Medical marijuana prescription advice issued to family doctors by college
No evidence supporting use of pot for low back pain or fibromyalgia, but can be considered for nerve-dama
The College of Family Physicians is issuing guidelines to Canada's 30,000 primary-care doctors about which patients should and should not get prescriptions for medical marijuana.
The organization says there is no evidence supporting the use of cannabis for low back pain or fibromyalgia, but it can be considered for nerve-damage pain caused by such conditions as metastatic cancer, shingles and injury.
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College CEO Dr. Francine Lemire said the lack of research into cannabis has left many family doctors unsure about which patients could benefit from medical-grade weed and what dose should be prescribed.
"We're aware that there is demand out there by patients for dried cannabis for medical purposes," Lemire said Monday from Ottawa. "We're aware of the relative lack of evidence, good solid evidence, for when to authorize or not to authorize [its use].
"And we felt that it was important for us to share what evidence there is with physicians and to support them in how to prescribe."
The college's recommendations, which are spelled out on the organization's website, say there is no research evidence supporting the use of cannabis for low back pain or fibromyalgia, but it could be considered for nerve-damage pain caused by such conditions as multiple sclerosis, metastatic cancer, shingles, diabetic neuropathy and severe injury.
But even in the case of such pain-causing conditions, doctors should consider using medical pot only after trying standard medications and therapies, including pharmaceutical cannabinoids, the document says.
"Authorizations for dried cannabis should only be considered for patients with neuropathic pain that has failed to respond to standard treatments."
Before prescribing, the college advises doctors to conduct a pain assessment, assess patients for anxiety and mood disorders, and screen them for existing substance use disorders.
The guidelines say patients under 25, those with substance abuse, cardiovascular or respiratory disease, and women who are pregnant, planning to become pregnant or breastfeeding should not be prescribed medical marijuana.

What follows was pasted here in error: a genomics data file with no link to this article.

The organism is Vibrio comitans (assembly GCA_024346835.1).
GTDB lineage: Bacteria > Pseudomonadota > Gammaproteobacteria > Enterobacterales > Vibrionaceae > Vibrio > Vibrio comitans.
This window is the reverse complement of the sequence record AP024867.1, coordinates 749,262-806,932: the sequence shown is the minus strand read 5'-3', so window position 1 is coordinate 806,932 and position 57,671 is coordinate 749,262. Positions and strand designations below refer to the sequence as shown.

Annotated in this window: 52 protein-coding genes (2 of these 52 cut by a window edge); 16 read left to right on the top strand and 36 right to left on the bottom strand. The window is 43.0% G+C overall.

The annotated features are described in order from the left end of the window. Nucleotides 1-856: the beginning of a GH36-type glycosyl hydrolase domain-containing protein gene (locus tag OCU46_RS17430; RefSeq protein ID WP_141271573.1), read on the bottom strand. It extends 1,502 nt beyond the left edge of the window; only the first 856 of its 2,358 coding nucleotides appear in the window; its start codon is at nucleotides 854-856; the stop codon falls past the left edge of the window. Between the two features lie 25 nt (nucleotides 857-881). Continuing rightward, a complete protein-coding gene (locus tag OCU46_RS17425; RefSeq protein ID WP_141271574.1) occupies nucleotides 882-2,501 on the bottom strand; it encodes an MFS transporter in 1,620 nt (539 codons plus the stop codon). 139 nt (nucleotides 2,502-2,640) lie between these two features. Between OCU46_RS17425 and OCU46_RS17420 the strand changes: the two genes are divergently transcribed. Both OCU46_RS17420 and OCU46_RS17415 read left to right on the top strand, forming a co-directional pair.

When its use is considered appropriate, the family doctor should regularly monitor the patient's response to treatment and discontinue authorization for its use if the smokable herb is clearly ineffective or causing harm, the college said.
In April, Health Canada changed its regulations to put prescribing of therapeutic marijuana in the hands of physicians, while supply of the dried herb was handed over solely to licensed growers for distribution to patients. Previously, patients with proven medical need had been allowed to grow or buy cannabis for personal use.
The shift in regulations put doctors across the country in an unenviable position: the onus for authorizing the use of medical pot was now their responsibility, yet many knew little about which conditions might be helped by the herb, what dose was appropriate and when it shouldn't be given to a particular patient, Lemire conceded.
"We realize they have been placed in a difficult situation, that the conditions that many patients present with when they're requesting marijuana are often complex, that the evidence to prescribe medical marijuana is often lacking," said Lemire, stressing that it's critical that more research into pot's safety and effectiveness for various diseases be conducted.
"We feel that it's important for physicians not to authorize marijuana for medical purposes just because a patient is requesting it," she said. "So there really is a need to review the condition of the patient, look at therapeutic approaches that have been used in the past and … to be better informed about the evidence that is or isn't there in relation to marijuana prescribing."